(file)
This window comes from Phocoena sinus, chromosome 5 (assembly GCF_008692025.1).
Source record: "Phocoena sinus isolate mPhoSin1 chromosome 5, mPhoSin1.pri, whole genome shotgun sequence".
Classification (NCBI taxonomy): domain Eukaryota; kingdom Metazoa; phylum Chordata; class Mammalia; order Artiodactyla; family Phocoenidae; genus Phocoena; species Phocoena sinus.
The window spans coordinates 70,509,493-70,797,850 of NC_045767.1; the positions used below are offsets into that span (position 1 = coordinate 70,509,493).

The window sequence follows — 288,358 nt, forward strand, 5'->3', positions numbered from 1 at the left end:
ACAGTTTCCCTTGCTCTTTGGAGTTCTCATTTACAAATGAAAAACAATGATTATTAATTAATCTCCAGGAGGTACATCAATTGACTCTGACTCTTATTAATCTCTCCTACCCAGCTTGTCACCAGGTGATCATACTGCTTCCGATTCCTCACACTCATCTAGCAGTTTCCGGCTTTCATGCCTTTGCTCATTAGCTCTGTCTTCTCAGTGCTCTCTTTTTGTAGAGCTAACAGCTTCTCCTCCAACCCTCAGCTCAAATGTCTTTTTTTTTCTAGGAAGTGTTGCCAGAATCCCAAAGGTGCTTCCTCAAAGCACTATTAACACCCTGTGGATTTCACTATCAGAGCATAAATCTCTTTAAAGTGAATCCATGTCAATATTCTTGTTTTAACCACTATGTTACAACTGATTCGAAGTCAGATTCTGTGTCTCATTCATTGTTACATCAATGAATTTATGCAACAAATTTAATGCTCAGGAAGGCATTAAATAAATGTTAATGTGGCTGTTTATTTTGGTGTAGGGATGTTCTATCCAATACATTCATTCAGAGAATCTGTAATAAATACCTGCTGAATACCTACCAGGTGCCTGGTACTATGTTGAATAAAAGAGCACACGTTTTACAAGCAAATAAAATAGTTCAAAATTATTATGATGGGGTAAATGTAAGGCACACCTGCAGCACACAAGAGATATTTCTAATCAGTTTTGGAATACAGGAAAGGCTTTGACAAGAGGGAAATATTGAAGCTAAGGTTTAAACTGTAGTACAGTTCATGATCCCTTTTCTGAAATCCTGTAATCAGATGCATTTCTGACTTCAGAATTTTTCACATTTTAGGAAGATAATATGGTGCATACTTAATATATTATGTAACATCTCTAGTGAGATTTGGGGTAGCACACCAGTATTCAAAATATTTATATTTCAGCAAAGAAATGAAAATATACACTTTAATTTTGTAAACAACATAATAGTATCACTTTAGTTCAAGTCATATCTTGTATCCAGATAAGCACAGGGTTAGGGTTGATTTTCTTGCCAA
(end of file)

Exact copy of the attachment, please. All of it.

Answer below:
This window comes from Phocoena sinus, chromosome 5 (assembly GCF_008692025.1).
Source record: "Phocoena sinus isolate mPhoSin1 chromosome 5, mPhoSin1.pri, whole genome shotgun sequence".
Classification (NCBI taxonomy): domain Eukaryota; kingdom Metazoa; phylum Chordata; class Mammalia; order Artiodactyla; family Phocoenidae; genus Phocoena; species Phocoena sinus.
The window spans coordinates 70,509,493-70,797,850 of NC_045767.1; the positions used below are offsets into that span (position 1 = coordinate 70,509,493).

The window sequence follows — 288,358 nt, forward strand, 5'->3', positions numbered from 1 at the left end:
ACAGTTTCCCTTGCTCTTTGGAGTTCTCATTTACAAATGAAAAACAATGATTATTAATTAATCTCCAGGAGGTACATCAATTGACTCTGACTCTTATTAATCTCTCCTACCCAGCTTGTCACCAGGTGATCATACTGCTTCCGATTCCTCACACTCATCTAGCAGTTTCCGGCTTTCATGCCTTTGCTCATTAGCTCTGTCTTCTCAGTGCTCTCTTTTTGTAGAGCTAACAGCTTCTCCTCCAACCCTCAGCTCAAATGTCTTTTTTTTTCTAGGAAGTGTTGCCAGAATCCCAAAGGTGCTTCCTCAAAGCACTATTAACACCCTGTGGATTTCACTATCAGAGCATAAATCTCTTTAAAGTGAATCCATGTCAATATTCTTGTTTTAACCACTATGTTACAACTGATTCGAAGTCAGATTCTGTGTCTCATTCATTGTTACATCAATGAATTTATGCAACAAATTTAATGCTCAGGAAGGCATTAAATAAATGTTAATGTGGCTGTTTATTTTGGTGTAGGGATGTTCTATCCAATACATTCATTCAGAGAATCTGTAATAAATACCTGCTGAATACCTACCAGGTGCCTGGTACTATGTTGAATAAAAGAGCACACGTTTTACAAGCAAATAAAATAGTTCAAAATTATTATGATGGGGTAAATGTAAGGCACACCTGCAGCACACAAGAGATATTTCTAATCAGTTTTGGAATACAGGAAAGGCTTTGACAAGAGGGAAATATTGAAGCTAAGGTTTAAACTGTAGTACAGTTCATGATCCCTTTTCTGAAATCCTGTAATCAGATGCATTTCTGACTTCAGAATTTTTCACATTTTAGGAAGATAATATGGTGCATACTTAATATATTATGTAACATCTCTAGTGAGATTTGGGGTAGCACACCAGTATTCAAAATATTTATATTTCAGCAAAGAAATGAAAATATACACTTTAATTTTGTAAACAACATAATAGTATCACTTTAGTTCAAGTCATATCTTGTATCCAGATAAGCACAGGGTTAGGGTTGATTTTCTTGCCAA